Optum is paying $1.3 billion for the health care business of the Advisory Board Co., a Washington, D.C.-based research and technology firm, in a move that analysts say will give the company a better shot at selling consulting services to hospitals.

Health systems, hospitals and clinics already hire consultants and buy technology from both Advisory Board and Optum, which is the health services division of Minnetonka-based UnitedHealth Group.

But Optum officials say the actual services and client lists at the two companies are fairly distinct, which means each business will have a better chance selling to the other's customers.

Analysts on Tuesday cheered the deal, which has Optum absorbing Advisory Board's debt — and potentially gaining better access to the many C-level health care executives that have relied on Advisory Board over the years.

"The health care division of [Advisory Board] further diversifies Optum and complements OptumInsight with an opportunity to cross-sell," wrote Ana Gupte, an analyst with Leerink, in a note to investors. Advisory Board "has over 4,000 global members (including executives at hospitals and health systems) as clients."

Optum includes everything from urgent care providers and surgery centers to a pharmaceutical benefits management (PBM) company that sells services to health insurance companies. The Advisory Board acquisition will add to the portion of the company known as OptumInsight, which sells help with data and analytics to medical centers and clinics.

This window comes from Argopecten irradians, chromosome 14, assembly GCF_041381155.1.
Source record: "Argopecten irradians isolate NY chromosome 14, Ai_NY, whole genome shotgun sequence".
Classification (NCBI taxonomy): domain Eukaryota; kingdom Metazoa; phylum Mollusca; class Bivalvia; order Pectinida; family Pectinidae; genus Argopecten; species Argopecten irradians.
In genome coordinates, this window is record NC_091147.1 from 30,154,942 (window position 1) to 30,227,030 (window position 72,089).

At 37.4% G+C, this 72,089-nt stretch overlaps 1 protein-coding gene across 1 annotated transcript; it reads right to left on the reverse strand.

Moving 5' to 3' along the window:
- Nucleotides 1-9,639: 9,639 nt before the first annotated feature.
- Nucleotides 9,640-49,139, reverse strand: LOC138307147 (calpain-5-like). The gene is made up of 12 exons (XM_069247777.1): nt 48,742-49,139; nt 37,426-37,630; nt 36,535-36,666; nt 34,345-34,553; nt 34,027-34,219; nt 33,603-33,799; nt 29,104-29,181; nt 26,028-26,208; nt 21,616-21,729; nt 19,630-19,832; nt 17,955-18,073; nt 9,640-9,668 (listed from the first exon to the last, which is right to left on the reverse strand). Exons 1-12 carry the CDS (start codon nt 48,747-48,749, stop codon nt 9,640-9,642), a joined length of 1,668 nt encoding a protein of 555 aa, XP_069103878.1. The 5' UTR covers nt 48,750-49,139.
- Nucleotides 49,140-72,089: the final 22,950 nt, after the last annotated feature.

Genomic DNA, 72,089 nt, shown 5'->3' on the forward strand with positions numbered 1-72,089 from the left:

Advisory Board's health care business employs about 2,100 people. The consulting firm works with hospitals and other health care companies, mostly in the U.S., to develop industry best practices and boost efficiency.

Health care executives use the company's web-based dashboards to follow everything from their organization's success in collecting medical bills to the profitability of different service lines.

"By working together, The Advisory Board Company and Optum will provide deeper strategic insights and practical operational value to clients who are looking for ways to enhance care and respond to the changing market dynamics of the health care system," said Larry Renfro, the Optum chief executive, in a news release.

Optum parent UnitedHealth Group operates UnitedHealthcare, the nation's largest health insurance company, as a separate division.

There have long been questions about whether Optum would have trouble selling its PBM services to health insurance customers because of the company's connection to rival UnitedHealthcare.

Similarly, analysts Tuesday acknowledged — and downplayed — the chance that some hospital clients at Advisory Board might be suspicious of Optum due to its link to the health insurance giant.

Sheryl Skolnick, an analyst with Mizuho Securities USA, noted that the UnitedHealthcare connection hasn't stopped Optum from selling its "OptumOne" service that provides insights to hospitals and health systems on the cost of their patient groups in order to pinpoint potential savings from coordinating care.

"Optum's OptumOne technology/systems were in 50 hospitals five years ago," Skolnick wrote in a note to investors. "OptumOne is now in 650 — and it doesn't have the C-Suite relationship scale that [Advisory Board] does, in our view."

In her note to investors Tuesday, Gupte of Leerink wrote that UnitedHealth Group "has been successfully managing any confidentiality concerns across its [health insurance] and Optum businesses and we expect this to continue."

The acquisition announced Tuesday is part of a broader $2.58 billion deal that involves another company purchasing the education division at Advisory Board. The deal is expected to close by the end of 2017 or in early 2018 and is contingent on shareholder approval and certain closing conditions.

UnitedHealth shares closed at $196.73 Tuesday, up $1.64 or 0.8 percent for the day.

Twitter: @chrissnowbeck